AQA A Level Biology

Revision Notes

2.4.10 Active Transport & Co-transport

The Process of Active Transport & Co-transport

  • Active transport is the movement of molecules and ions through a cell membrane from a region of lower concentration to a region of higher concentration using energy from respiration
  • Active transport requires carrier proteins (each carrier protein being specific for a particular type of molecule or ion)
  • Although facilitated diffusion also uses carrier protein, active transport is different as it requires energy
  • The energy is required to make the carrier protein change shape, allowing it to transfer the molecules or ions across the cell membrane
  • The energy required is provided by ATP (adenosine triphosphate) produced during respiration. The ATP is hydrolysed to release energy

Carrier protein in active transport, downloadable AS & A Level Biology revision notes

A carrier protein changing shape during active transport

  • Active transport is important in:
    • Reabsorption of useful molecules and ions into the blood after filtration into the kidney tubules
    • Absorption of some products of digestion from the digestive tract
    • Loading sugar from the photosynthesising cells of leaves into the phloem tissue for transport around the plant
    • Loading inorganic ions from the soil into root hairs

Co-transport

  • Co-transport is the coupled movement of substances across a cell membrane via a carrier protein
    • It involves a combination of facilitated diffusion and active transport
  • A well-known example of a co-transporter protein can be found on the cell surface membrane of the epithelial cells lining the mammalian ileum
  • This specific co-transport protein is involved in the absorption of glucose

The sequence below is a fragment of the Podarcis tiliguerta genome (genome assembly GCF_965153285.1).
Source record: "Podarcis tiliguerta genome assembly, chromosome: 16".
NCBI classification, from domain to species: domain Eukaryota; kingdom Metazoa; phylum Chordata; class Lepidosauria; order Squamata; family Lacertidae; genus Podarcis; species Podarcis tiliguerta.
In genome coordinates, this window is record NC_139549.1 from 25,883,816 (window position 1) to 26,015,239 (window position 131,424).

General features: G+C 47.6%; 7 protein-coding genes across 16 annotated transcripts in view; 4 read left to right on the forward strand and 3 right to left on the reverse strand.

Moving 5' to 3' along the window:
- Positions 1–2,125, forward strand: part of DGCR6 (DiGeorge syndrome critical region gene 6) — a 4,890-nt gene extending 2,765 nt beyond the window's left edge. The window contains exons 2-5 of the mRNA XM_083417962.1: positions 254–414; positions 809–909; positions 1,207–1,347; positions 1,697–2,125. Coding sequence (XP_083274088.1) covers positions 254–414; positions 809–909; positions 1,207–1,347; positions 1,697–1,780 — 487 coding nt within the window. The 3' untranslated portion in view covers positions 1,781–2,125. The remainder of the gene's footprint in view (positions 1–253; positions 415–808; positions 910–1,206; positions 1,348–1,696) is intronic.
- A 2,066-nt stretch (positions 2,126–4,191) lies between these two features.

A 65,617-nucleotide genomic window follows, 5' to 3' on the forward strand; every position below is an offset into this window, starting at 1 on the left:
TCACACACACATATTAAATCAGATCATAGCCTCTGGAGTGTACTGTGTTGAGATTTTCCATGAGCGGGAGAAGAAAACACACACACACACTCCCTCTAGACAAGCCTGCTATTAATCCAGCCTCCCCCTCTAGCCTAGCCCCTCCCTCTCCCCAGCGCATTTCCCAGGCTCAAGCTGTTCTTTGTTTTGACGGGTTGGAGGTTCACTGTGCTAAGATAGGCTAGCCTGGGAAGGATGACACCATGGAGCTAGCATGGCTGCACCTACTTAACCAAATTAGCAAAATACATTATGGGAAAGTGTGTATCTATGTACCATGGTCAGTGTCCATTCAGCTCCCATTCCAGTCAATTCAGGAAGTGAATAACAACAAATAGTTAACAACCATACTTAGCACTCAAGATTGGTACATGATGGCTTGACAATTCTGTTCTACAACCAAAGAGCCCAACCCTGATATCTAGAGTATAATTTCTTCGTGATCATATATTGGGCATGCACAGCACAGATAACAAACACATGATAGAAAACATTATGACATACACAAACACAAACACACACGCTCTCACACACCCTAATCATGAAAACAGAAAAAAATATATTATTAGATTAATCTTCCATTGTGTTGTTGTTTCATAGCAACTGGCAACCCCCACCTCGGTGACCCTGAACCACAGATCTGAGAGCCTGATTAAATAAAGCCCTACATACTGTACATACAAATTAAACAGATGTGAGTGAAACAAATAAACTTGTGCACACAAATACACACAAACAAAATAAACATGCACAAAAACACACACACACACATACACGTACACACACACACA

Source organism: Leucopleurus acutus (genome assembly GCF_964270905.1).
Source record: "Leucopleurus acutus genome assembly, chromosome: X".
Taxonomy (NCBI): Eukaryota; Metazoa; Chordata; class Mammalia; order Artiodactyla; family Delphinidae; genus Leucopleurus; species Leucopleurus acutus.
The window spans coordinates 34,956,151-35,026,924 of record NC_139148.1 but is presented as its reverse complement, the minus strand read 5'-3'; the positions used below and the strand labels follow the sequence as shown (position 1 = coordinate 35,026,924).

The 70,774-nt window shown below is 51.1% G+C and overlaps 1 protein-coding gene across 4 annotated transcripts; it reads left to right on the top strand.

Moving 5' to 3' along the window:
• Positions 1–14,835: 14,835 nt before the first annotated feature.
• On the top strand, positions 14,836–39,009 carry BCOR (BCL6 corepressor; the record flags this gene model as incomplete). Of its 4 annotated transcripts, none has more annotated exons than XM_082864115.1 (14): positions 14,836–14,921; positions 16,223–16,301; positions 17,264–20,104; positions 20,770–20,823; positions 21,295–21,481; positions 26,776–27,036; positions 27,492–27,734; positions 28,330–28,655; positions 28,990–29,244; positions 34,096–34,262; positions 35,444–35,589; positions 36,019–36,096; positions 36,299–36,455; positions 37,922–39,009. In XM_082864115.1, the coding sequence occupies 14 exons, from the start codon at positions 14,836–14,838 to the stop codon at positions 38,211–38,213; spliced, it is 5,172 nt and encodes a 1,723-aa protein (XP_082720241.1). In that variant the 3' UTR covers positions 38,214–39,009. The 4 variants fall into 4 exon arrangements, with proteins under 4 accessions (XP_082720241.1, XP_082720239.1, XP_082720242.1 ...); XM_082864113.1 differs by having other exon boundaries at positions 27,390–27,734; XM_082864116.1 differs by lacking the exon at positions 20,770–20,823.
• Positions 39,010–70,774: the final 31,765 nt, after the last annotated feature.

• Sodium ions and glucose molecules are transported into the epithelial cells via facilitated diffusion
    • The facilitated diffusion can only continue if a concentration gradient is maintained
    • The active transport of sodium ions out of the cell into the blood helps to maintain this gradient
    • The glucose molecules exit the epithelial cell and enter the blood via facilitated diffusion

Glucose Cotransporter, downloadable AS & A Level Biology revision notes

Both facilitated diffusion and active transport occur during co-transport. Glucose molecules can only enter the epithelial cell when sodium ions are present.

Exam Tip

Be careful not to get carrier proteins and channel proteins confused when answering questions on active transport. Active transport requires carrier proteins (transmembrane transport proteins that undergo conformational change) not channel proteins.

Author:

Alistair graduated from Oxford University in 2014 with a degree in Biological Sciences. He has taught GCSE/IGCSE Biology, as well as Biology and Environmental Systems & Societies for the International Baccalaureate Diploma Programme. While teaching in Oxford, Alistair completed his MA Education as Head of Department for Environmental Systems and Societies.
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